Thieves stole 70 prize-winning birds from their devastated owner after he placed an ad on Gumtree.
The raid on Neal Holt’s aviary also killed some of his birds, which were squashed by the thieves. He fears the budgies were spirited abroad within hours of the theft.
Neal, 47, has now put up a £2,000 reward for anyone who has information about the crime.
He said: “I had put an advert for a few cockatoos on Gumtree. Anyone who knew I kept birds could just look at the advert and find out exactly where I lived. It was a stupid mistake.”
Neal says the fact that breeding records were also taken points to it being an ordered heist.
The budgies are likely to have already been delivered into the hands of an unscrupulous rival.
Neal, who is originally from Yorkshire, had taken his family to England on the night that the thieves struck. He returned home the following day to a scene of “utter devastation”.
“The cage fronts had been knocked off, there were baby birds that had been squashed on the floor,” said Neal. “What kind of person can just leave budgies to die?”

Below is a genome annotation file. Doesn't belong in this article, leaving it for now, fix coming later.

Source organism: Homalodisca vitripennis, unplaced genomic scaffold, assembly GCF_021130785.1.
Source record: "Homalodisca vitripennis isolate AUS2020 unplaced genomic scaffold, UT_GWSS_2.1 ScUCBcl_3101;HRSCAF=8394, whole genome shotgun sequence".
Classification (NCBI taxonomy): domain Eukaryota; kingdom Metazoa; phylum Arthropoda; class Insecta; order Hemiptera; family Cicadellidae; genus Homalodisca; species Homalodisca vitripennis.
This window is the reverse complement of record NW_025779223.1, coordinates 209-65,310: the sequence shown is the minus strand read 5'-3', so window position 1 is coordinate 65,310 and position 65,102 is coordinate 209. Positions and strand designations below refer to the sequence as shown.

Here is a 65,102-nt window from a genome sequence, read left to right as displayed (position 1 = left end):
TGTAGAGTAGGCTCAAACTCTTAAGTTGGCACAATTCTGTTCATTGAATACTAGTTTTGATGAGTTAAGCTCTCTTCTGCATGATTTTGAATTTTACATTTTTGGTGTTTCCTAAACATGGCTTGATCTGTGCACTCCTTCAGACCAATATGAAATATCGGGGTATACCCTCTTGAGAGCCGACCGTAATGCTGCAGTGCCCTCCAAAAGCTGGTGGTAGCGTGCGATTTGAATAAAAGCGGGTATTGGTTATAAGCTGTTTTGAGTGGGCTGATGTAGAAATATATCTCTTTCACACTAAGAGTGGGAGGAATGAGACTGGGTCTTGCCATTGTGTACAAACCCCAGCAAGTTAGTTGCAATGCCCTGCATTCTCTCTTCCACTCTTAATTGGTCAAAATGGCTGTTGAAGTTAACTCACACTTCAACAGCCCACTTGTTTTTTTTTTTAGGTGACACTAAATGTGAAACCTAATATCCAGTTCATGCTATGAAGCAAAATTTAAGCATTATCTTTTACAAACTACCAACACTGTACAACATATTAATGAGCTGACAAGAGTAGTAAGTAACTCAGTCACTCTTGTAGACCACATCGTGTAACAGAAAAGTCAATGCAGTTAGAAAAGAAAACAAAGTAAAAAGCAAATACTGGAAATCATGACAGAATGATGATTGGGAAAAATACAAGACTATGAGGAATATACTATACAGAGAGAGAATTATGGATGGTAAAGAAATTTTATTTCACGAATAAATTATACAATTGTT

They also took a budgie he had given to his five-month-old first-born grandson Jacob Jay.
“I think it’s definitely another breeder or why would they take the breeding records?” he added. “They were taken by someone who knew they were good birds.”
Neal only took up budgie breeding a year ago. But he quickly took to his new passion winning a top award at the World Championship Budgerigar Show in Doncaster last November. He hoped to build on his achievement at this year’s show, but now only has four birds.
“I’m devastated,” said Neal, of Mintlaw, near Peterhead. “I couldn’t speak to anyone for the first couple of days, as I just burst into tears. They were my pride and joy. It’s not the money, it’s the birds. I couldn’t replace them, even if I had the money.”
Prize-winning budgies are targeted by thieves and smuggled abroad, where they can fetch thousands of pounds. Bird-breeder Veronica Williams said: “These were top quality birds which have all come from champion breeders.
“It could well be someone has stolen them to order.”
A spokesman for Police Scotland said investigators were “keeping an open mind on any possible theories”.
“At this stage inquiries are still
on-going,” he said. All of the birds taken are tagged with a unique code on their right foot H6010.
The feathered haul said to be worth a four-figure sum was taken sometime between 3pm on April 30 and 2pm on May 1.